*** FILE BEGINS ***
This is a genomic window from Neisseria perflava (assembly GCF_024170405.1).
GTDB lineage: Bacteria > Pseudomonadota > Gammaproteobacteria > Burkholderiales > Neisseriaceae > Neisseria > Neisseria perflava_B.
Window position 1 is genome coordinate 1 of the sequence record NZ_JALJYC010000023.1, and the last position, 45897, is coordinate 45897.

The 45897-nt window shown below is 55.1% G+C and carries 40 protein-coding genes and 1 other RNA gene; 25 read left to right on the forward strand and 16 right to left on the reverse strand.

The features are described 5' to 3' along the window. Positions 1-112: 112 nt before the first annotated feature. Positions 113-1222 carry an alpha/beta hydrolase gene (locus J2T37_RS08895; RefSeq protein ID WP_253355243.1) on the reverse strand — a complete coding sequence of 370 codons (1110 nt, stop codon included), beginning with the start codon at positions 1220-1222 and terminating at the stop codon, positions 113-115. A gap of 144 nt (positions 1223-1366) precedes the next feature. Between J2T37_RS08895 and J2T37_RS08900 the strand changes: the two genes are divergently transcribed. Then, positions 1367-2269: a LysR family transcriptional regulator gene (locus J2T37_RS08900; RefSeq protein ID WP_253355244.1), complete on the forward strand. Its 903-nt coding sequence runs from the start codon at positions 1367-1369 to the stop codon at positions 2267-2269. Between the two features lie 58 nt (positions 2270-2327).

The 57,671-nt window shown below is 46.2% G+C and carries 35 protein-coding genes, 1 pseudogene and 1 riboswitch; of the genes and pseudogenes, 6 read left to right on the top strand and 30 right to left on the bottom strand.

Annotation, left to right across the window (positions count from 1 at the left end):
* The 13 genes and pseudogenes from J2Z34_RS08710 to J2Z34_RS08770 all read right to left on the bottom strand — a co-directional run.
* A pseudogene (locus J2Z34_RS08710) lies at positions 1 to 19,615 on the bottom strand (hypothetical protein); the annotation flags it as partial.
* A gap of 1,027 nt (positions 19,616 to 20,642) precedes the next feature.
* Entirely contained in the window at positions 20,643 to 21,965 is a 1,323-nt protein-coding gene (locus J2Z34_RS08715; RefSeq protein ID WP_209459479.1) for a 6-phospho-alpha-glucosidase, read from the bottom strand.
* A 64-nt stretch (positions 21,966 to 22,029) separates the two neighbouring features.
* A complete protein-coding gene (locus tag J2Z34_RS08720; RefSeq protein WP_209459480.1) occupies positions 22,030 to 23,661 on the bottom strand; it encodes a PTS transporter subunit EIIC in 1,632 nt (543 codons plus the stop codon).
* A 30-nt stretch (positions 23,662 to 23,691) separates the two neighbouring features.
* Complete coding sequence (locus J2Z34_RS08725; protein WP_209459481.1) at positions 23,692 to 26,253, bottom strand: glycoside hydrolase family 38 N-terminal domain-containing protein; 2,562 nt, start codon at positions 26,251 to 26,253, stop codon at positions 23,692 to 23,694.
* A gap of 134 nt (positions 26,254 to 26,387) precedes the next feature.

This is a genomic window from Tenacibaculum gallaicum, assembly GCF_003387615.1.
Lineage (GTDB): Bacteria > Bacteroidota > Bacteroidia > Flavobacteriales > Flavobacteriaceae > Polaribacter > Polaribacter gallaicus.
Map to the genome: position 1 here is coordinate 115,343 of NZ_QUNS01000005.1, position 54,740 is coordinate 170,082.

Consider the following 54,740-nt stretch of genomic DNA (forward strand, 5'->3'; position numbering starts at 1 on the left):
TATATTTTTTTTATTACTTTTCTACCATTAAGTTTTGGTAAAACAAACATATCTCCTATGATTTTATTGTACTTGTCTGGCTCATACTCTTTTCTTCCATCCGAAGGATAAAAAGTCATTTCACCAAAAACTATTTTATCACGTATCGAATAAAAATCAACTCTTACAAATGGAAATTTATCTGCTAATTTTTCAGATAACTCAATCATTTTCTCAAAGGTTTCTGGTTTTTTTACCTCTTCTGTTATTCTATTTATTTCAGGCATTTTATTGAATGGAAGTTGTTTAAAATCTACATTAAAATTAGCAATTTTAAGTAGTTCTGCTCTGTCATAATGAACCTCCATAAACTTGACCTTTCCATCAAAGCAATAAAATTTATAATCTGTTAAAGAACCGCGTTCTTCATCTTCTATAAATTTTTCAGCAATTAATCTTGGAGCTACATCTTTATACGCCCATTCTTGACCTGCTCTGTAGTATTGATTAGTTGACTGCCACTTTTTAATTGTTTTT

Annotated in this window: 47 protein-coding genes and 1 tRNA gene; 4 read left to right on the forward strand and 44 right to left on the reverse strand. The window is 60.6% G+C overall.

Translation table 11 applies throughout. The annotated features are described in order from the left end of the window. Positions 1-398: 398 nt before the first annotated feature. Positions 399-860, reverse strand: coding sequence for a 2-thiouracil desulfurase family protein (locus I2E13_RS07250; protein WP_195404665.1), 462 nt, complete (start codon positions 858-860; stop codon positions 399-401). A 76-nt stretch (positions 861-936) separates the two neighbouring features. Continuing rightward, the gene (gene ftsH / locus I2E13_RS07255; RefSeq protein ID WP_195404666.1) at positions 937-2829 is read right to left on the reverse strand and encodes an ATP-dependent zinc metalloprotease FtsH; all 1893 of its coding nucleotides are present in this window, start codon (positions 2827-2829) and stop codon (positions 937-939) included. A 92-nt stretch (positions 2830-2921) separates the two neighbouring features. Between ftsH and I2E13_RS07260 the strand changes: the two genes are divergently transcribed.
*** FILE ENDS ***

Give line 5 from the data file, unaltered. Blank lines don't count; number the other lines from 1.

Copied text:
The features are described 5' to 3' along the window. Positions 1-112: 112 nt before the first annotated feature. Positions 113-1222 carry an alpha/beta hydrolase gene (locus J2T37_RS08895; RefSeq protein ID WP_253355243.1) on the reverse strand — a complete coding sequence of 370 codons (1110 nt, stop codon included), beginning with the start codon at positions 1220-1222 and terminating at the stop codon, positions 113-115. A gap of 144 nt (positions 1223-1366) precedes the next feature. Between J2T37_RS08895 and J2T37_RS08900 the strand changes: the two genes are divergently transcribed. Then, positions 1367-2269: a LysR family transcriptional regulator gene (locus J2T37_RS08900; RefSeq protein ID WP_253355244.1), complete on the forward strand. Its 903-nt coding sequence runs from the start codon at positions 1367-1369 to the stop codon at positions 2267-2269. Between the two features lie 58 nt (positions 2270-2327).